Backus hearing closes
Decision expected by November
September 11, 2003
An evidentiary hearing for convicted murderer Michael Backus came to a close Thursday with a rebuttal from Backus’ attorney, who said the lawyer who represented Backus in his 1995 murder trial made multiple errors while defending Backus.
“When (Leonard Davies) tried this case in 1995, he was not an effective attorney,” said Nancy Holton, the attorney representing Backus in the current hearing.
In her rebuttal, Holton claimed that testimony Davies provided Wednesday should not be trusted.
“You don’t know what’s true and what’s untrue. (Davies) talks out of both sides of his mouth,” Holton told Judge Robert Brown, who heard the case in Routt County District Court this week.
“It’s all about Leonard Davies. It’s all about his career, and he doesn’t want any black marks on his record,” Holton said. She then said that the case should really be about Backus and about whether an innocent man is in jail for a crime he did not commit because of his previous attorney’s ineffective counsel.
Backus is serving a life sentence for the 1993 murder of Steamboat Springs businessman Gerald Boggs and is in court seeking to have his sentence set aside under the claim that Davies counsel was ineffective.
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In May 1995, Backus and his then-girlfriend, Jill Coit, were convicted of first-degree murder and were sentenced to life without parole for killing Boggs, who had an annulled marriage with Coit at the time of his death.
Coit had been married to at least seven other men and was a prime suspect in the shooting death of one husband, William C. Coit, in Houston in 1972. Boggs’ murder case was dubbed the “Black Widow” case because of Coit’s history.
Closing arguments in Backus’ hearing were presented Wednesday, but Brown decided to hear Holton’s rebuttal Thursday morning.
During the rebuttal, Holton said that Davies did not visit Backus enough while he was in jail and that he did not use the strongest defense that he could have, which would have been an antagonistic strategy against Coit to separate Backus from Coit.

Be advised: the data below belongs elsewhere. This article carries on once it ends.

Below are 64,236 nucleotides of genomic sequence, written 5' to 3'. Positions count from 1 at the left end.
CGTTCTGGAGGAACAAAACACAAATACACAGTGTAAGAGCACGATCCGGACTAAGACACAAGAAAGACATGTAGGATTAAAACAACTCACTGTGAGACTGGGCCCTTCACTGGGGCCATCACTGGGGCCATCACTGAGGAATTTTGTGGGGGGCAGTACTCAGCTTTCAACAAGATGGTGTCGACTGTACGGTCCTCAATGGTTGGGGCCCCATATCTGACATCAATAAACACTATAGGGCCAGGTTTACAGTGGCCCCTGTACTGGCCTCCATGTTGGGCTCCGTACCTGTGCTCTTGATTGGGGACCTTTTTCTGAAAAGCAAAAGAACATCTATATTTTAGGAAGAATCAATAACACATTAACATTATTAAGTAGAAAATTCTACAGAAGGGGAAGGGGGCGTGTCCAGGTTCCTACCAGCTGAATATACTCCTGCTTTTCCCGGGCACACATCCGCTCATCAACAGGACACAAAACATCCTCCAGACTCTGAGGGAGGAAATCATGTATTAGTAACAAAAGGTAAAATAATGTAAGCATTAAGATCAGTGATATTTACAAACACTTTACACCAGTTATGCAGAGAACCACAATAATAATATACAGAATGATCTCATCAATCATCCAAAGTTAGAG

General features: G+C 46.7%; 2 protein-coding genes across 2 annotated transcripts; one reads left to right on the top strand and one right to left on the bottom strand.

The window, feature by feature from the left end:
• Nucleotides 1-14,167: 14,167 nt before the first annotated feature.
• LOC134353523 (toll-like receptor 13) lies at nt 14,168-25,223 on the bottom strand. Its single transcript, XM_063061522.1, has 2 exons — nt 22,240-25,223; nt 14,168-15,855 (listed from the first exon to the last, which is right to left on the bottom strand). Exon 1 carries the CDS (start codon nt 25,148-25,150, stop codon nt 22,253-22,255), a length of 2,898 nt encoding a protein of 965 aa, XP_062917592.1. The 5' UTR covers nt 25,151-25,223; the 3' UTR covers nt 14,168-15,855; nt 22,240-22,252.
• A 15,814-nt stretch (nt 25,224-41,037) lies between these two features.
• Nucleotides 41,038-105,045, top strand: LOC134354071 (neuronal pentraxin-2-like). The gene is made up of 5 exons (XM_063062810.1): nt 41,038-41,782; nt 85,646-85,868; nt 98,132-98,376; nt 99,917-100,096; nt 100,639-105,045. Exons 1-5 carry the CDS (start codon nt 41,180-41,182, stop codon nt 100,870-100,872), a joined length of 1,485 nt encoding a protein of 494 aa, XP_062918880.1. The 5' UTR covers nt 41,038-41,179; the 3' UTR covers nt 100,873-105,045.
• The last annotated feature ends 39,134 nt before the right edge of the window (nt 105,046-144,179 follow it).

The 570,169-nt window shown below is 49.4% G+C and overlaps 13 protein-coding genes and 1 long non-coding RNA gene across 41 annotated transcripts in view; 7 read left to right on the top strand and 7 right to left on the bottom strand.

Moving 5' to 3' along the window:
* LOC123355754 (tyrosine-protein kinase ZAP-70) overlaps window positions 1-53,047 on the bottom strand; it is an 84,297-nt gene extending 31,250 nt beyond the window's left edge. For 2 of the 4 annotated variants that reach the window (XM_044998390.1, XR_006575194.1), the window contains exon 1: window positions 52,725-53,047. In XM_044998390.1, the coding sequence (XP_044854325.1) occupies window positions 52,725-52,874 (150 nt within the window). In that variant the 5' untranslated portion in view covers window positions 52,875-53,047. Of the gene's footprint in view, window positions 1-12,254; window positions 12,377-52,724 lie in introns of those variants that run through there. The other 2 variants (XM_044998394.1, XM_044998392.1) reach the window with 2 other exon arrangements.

On Wednesday, Davies testified that he had tried to convince Backus to use an antagonistic defense, but that his client refused.
“He made it clear to me over and over in a forceful way that he … was not going to allow me to present any (evidence) that suggested that (Coit) was the guilty party,” Davies said in court Wednesday.
On Wednesday, Assistant District Attorney Kerry St. James gave evidence contrary to that, saying that Davies did make enough visits and did use the best strategy that he could, under the circumstances.
Holton also argued that Backus’ alibi for the time of the murder — that he was camping with Coit in Kelly Flats during the two days surrounding the murder — was evidence that Backus did not murder Boggs.
Backus has maintained that the only time during those two days when he was not with Coit was when he took a three- or four-hour hike on the morning of Oct. 21.
“It shows what Mr. Backus is saying is credible because if he wanted in some way to get her there, he would have expanded the time frame,” Holton said. “He tells the truth.”
Holton said that Davies had several conflicts of interest in the 1995 trial, including that the judge had threatened to make Davies pay for a mistrial if a mistrial took place, and that Backus would fire Davies if he used an antagonistic defense.
Holton referred to previous cases, some of which St. James had used the day before, in an effort to show that she had fulfilled the requirements of the law surrounding ineffective assistance of counsel.
Brown adjourned the case by 9:30 a.m. and said that he would have a decision by November at the latest.